Most business data is produced as a sequence of events, or an event stream: for example, web or mobile app interactions, devices, sensors, bank transactions, all continuously generate events. Even the current state of a database is the outcome of a sequence of events. Treating state as the result of a sequence of events forms the core of several event-driven patterns.
Event Sourcing is an architectural pattern in which the state of the application is determined by a sequence of events. As an example, imagine that each “event” is an incremental update to an entry in a database. In this case, the state of a particular entry is simply the accumulation of events pertaining to that entry. In the example below the stream contains the queue of all deposit and withdrawal events, and the database table persists the current account balances.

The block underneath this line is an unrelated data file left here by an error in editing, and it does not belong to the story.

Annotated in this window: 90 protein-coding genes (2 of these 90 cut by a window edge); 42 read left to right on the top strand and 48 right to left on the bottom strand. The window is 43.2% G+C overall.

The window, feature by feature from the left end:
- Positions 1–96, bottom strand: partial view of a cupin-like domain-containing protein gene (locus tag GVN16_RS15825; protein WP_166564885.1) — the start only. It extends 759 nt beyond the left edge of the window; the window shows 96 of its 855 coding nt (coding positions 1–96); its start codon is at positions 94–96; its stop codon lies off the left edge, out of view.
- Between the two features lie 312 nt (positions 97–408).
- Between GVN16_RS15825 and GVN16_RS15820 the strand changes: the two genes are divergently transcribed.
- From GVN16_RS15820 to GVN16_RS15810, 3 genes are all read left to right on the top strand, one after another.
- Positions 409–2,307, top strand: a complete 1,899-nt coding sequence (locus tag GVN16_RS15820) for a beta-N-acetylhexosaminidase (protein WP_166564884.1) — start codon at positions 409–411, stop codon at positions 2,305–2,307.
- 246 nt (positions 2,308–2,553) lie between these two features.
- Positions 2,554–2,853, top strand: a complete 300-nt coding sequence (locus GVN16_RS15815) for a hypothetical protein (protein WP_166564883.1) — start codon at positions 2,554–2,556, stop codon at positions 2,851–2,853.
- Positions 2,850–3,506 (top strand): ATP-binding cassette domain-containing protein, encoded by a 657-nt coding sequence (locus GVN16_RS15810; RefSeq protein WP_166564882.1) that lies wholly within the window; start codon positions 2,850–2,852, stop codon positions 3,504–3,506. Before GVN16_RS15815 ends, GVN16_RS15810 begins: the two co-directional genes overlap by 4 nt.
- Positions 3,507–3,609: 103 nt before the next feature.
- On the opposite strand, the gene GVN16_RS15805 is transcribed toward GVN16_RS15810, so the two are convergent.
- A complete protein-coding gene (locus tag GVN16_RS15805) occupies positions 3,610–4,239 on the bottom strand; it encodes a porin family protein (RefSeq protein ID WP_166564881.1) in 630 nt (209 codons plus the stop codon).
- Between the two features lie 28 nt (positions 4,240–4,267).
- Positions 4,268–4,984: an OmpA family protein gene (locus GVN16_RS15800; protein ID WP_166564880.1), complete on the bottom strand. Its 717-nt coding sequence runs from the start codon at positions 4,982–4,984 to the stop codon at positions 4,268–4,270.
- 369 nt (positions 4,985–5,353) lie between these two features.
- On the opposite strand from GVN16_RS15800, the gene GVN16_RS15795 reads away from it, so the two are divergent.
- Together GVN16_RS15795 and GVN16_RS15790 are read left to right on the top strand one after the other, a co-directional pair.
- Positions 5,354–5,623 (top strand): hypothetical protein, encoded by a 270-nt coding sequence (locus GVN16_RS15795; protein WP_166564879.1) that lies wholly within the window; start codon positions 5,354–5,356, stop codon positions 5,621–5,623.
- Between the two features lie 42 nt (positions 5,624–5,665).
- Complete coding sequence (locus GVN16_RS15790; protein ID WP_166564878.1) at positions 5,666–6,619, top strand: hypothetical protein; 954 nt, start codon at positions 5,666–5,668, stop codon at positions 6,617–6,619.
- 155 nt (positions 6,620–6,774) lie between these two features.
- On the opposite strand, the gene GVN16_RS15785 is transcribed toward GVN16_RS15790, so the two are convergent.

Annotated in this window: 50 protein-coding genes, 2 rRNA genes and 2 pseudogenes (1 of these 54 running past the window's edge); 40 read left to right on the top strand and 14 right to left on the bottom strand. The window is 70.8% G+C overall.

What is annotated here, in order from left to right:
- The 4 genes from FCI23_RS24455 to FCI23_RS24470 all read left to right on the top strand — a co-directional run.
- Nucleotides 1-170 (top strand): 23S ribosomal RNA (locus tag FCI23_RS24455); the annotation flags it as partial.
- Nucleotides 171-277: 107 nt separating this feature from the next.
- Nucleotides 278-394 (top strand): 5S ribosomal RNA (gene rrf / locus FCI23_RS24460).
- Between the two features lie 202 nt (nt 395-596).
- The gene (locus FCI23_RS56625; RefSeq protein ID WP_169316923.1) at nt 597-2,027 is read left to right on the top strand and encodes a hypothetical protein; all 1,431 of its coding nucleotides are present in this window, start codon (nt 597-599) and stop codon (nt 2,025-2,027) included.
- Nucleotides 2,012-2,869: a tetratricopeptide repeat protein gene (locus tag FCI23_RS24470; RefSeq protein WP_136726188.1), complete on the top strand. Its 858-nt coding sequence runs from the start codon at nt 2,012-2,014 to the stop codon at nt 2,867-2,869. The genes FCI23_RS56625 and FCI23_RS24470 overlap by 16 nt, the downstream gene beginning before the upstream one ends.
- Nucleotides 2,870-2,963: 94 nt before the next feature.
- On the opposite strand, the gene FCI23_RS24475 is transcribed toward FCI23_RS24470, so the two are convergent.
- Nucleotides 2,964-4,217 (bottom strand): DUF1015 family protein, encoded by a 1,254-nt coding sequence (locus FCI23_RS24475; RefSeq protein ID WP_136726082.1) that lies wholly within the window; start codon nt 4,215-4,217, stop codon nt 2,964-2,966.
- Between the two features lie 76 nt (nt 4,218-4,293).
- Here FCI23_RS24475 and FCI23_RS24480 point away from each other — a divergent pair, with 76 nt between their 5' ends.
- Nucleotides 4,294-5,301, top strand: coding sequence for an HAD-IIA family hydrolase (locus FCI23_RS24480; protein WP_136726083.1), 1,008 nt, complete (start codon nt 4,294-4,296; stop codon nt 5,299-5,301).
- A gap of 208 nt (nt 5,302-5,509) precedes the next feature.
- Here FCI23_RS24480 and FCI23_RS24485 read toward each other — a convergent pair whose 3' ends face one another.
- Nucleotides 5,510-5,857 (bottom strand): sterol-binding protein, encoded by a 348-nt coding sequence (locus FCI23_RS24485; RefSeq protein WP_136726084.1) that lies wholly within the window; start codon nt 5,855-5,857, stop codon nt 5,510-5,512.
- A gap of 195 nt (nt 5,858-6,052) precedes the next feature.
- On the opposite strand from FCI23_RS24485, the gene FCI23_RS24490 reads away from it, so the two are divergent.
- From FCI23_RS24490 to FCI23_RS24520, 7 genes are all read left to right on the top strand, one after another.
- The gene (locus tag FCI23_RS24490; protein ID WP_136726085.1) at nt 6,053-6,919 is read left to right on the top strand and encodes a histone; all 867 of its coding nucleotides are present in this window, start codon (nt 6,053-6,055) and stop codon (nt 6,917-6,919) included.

The events in the stream can be used to reconstruct the current account balances in the database, but not the other way around. Databases can be replicated with a technology called Change Data Capture (CDC), which collects the changes being applied to a source database, as soon as they occur by monitoring its change log, turns them into a stream of events, then applies those changes to a target database. Source code version control is another well known example of this, where the current state of a file is some base version, plus the accumulation of all changes that have been made to it.
What if you need to have the same set of data for different databases, for different types of use? With a stream, the same message can be processed by different consumers for different purposes. As shown below, the stream can act as a distribution point, where, following the polygot persistence pattern, events can be delivered to a variety of data stores, each using the most suited technology for a particular use case or materialized view.